General Instructions for Performing Movements Note: The instructions mentioned in the book are suitable for healthy people. In the event of doubt, consult a doctor before performing movements. The responsibility is entirely upon the reader. The general instructions set out below will be your guide throughout the entire book. Try to follow them to achieve optimal results. Each movement should be performed on both sides of the body. Pay close attention to warnings in movements, providing important information to people suffering from high blood pressure and or underwent open heart surgery. Make sure that you are not feeling any strain on your nape while performing movements. For individuals who underwent open heart surgery, the instructions regarding opening the chest area should be practiced after consulting with your doctor and may be performed approximately six months post surgery (this symbol ** indicates time of use in the book). Individual Movements Each movement should be performed carefully and at your own pace to increase the span of movement without feeling any pain. Listen to your body, and ensure that you are comfortable with the movements at all times. Keep in mind that following the suggested duration and repetition of movements described in the book are optional. At the cessation of a movement, it is advisable to rise slowly and carefully. To rise from a reclined position, it is advisable to get up from your side. In the section Combined Movements & Individual Options you will discover additional movements that can be performed individually (without a partner), check the instructions under Individual Options.

Movements in Pairs The instructions pertain to individuals or to two people or one couple, where Partner 1 is the person performing the movement and Partner 2 provides support. Discover new movements described under Tips. Each movement should be performed slowly and in utmost tenderness, in order to increase the span of movement without feeling any pain. Above all, it is important that you and your partner listen to each others body language and comfort levels with each movement. Therefore, it is significant to conduct a continuous dialogue with your partner, in order to verify that no harm or pain is caused to either partner. Movements to Strengthen the Pelvic Floor Muscles The book also emphasizes movements related to strengthening the muscles of the pelvic floor, which are essential in regulating a healthy life. The muscles of the pelvic floor support pelvic organs (such as the bladder, intestines and uterus in females), and work jointly with the stomach muscles in the maintenance of continence as part of the urinary and anal sphincters. It is strongly suggested that you learn more about these muscles. In order to contract your pelvic floor muscles (PFM) follow these guidelines (this symbol * indicates time of use in the book): Take a deep breath (try to inhale through your nose and exhale through 1. your mouth). 2. While exhaling concentrate on your PFM - contract your sphincters and draw them towards the inside of your body (imagine that you are doing a lifting action). 3. On your next exhale you shall draw your navel towards your back (by contracting the deep abdominal muscles- tranversus abdominis). This shall be done without any movement of your lumbar spine and/or the pelvis. You shall keep your spine & pelvis in neutral position. 4. Keep breathing while holding the PFM and transversus abdominis contraction as long as you can even when you are performing a movement.

In the event of any pains, as described below, stop immediately and consult your doctor: Overall feeling of discomfort or uneasiness High or increased pulse rate Dizziness or nausea Pain Shortness of breath Some basic guidelines: When using accessories mentioned in the book, such as the overball, or physio ball, it is recommended that you pay special attention to the accompanying tips and suggestions of the movement. In movements where you are to be seated atop the physio ball, get on very slowly and use extreme caution.Your feet must be bare and firmly planted on the floor. Do not wear socks, you can slip. In movements where you are asked to lie on the floor, you may decide to place a pillow behind your head for extra comfort. Each movement described in the book is independent and the order of movements is of no significance. The movements described in the book present guidelines to the reader, who is free to exercise his/her own discretion when attempting to perform them, based on their individual physical well being at any given time.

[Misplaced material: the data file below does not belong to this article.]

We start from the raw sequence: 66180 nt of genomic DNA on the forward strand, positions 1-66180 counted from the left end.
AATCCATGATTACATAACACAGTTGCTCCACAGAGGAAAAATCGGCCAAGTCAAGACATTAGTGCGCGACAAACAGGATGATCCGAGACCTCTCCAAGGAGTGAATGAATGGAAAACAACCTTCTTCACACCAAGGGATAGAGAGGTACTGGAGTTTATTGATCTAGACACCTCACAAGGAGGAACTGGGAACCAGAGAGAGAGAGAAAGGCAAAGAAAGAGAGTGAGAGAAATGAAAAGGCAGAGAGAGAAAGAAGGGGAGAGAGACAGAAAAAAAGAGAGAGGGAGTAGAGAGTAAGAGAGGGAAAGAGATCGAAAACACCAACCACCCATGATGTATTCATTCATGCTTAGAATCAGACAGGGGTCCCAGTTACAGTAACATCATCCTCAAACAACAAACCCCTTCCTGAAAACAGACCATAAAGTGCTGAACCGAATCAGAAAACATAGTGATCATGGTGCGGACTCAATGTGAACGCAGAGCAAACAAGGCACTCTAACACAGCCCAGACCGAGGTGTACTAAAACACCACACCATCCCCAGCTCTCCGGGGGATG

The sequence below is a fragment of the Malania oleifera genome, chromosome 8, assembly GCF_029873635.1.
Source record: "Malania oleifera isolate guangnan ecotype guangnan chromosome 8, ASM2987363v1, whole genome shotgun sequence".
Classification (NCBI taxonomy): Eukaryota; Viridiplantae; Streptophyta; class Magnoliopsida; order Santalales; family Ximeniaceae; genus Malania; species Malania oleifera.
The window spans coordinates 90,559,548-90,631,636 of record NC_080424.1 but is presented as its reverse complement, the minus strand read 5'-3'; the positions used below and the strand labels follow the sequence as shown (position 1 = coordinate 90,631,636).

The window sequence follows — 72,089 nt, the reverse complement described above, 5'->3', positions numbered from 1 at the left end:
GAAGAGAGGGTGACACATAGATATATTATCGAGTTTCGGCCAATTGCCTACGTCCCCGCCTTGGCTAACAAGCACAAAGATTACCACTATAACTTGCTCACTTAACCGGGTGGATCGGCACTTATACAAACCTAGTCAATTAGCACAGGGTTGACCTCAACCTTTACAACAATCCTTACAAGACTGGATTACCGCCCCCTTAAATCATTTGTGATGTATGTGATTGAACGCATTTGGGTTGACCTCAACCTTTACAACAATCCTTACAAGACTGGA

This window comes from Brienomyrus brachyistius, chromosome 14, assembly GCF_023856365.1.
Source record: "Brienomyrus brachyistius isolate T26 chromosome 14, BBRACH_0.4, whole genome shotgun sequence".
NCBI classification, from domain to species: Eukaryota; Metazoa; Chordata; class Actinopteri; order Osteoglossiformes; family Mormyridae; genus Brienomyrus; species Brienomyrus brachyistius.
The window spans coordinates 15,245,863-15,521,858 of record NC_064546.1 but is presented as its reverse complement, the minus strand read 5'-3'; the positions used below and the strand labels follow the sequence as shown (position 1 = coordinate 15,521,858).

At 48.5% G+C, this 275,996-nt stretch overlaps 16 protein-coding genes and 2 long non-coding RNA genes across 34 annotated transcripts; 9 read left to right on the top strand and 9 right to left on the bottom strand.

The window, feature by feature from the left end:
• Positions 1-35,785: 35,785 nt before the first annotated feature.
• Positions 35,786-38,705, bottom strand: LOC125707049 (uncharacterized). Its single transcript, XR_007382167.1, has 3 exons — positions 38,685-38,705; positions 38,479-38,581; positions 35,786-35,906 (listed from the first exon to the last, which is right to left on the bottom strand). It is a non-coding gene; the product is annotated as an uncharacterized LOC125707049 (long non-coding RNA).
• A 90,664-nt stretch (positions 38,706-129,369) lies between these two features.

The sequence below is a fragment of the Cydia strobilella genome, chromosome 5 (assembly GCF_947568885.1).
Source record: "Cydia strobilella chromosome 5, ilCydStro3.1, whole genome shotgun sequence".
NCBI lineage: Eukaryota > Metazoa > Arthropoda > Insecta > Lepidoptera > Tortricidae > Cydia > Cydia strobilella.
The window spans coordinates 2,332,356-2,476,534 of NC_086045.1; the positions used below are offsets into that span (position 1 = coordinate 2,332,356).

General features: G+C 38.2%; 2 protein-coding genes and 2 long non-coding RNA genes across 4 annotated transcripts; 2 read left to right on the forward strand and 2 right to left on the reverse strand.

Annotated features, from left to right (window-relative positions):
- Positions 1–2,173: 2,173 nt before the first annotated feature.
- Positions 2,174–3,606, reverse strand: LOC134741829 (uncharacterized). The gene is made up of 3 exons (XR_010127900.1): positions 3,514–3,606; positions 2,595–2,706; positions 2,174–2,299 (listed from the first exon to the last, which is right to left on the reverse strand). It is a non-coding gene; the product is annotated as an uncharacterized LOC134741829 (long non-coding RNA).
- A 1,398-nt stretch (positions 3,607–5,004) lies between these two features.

*If you have any medical conditions it is strongly advisable that you obtain permission from your family medical practitioner before engaging in the movements described in the book. Immediately terminate movement in the event of discomfort or pain.



body release


Opening of the chest area Movement: Sit comfortably on a chair with an overball tucked at your shoulder blades. Fold your hands at your nape (spread your elbows apart) and inhale through your nose while gazing up slightly. Duration: 3-4 seconds Repetition: 4-6 times Warning: **Open Heart Surgery (Page 7) Tips: 1. Try this movement while lying on your back; tuck the ball behind your shoulder blades and bend your knees.

2.You can also perform this movement while standing up against a wall for support. 3. Try this movement while exhaling and contract the muscles of the pelvic floor* (Page 8), opposite to the description of the movement above. Suggestion: Excellent source of relaxation after long hours in front of a computer.

Opening of the chest area and release of shoulder tensions Movement: Sit comfortably on a chair with an overball tucked at your shoulder blades and pull your shoulders back gently. Inhale deeply through your nose. Duration: 2-4 seconds Repetition: 4-6 times Warning: **Open Heart Surgery (Page 7) Tips: Try this movement while exhaling and contract the muscles of the pelvic floor* (Page 8), opposite to the description of the movement above.








Mobility and release of shoulder tension Movement: Sit comfortably on a chair with an overball tucked at your shoulder blades and roll your shoulders back. Duration: as long as it is comfortable Repetition: as long as desired Tips: Try this movement while standing against a wall for support. Feel the ball slip down your back as you roll your shoulders one at a time. Suggestion: Excellent source of relaxation after long hours of being seated.




Elongation and arching of the spine as well as strengthening the abdominal muscles
Movement: Sit on a chair with your back straight and long and hold an overball. Raise your arms up towards the ceiling and lengthen your back. As you continue to stretch your arms behind your head, curve your lower back and pelvis back slightly and then lengthen your back once more before bringing your arms back to the starting position. Duration: 6-10 seconds Repetition: 4-6 times

Tips: When curving your lower back exhale and contract the muscles of the pelvic floor.* (Page 8) Suggestion: For those of you who spend long hours in a seated position, this movement can be performed throughout the day.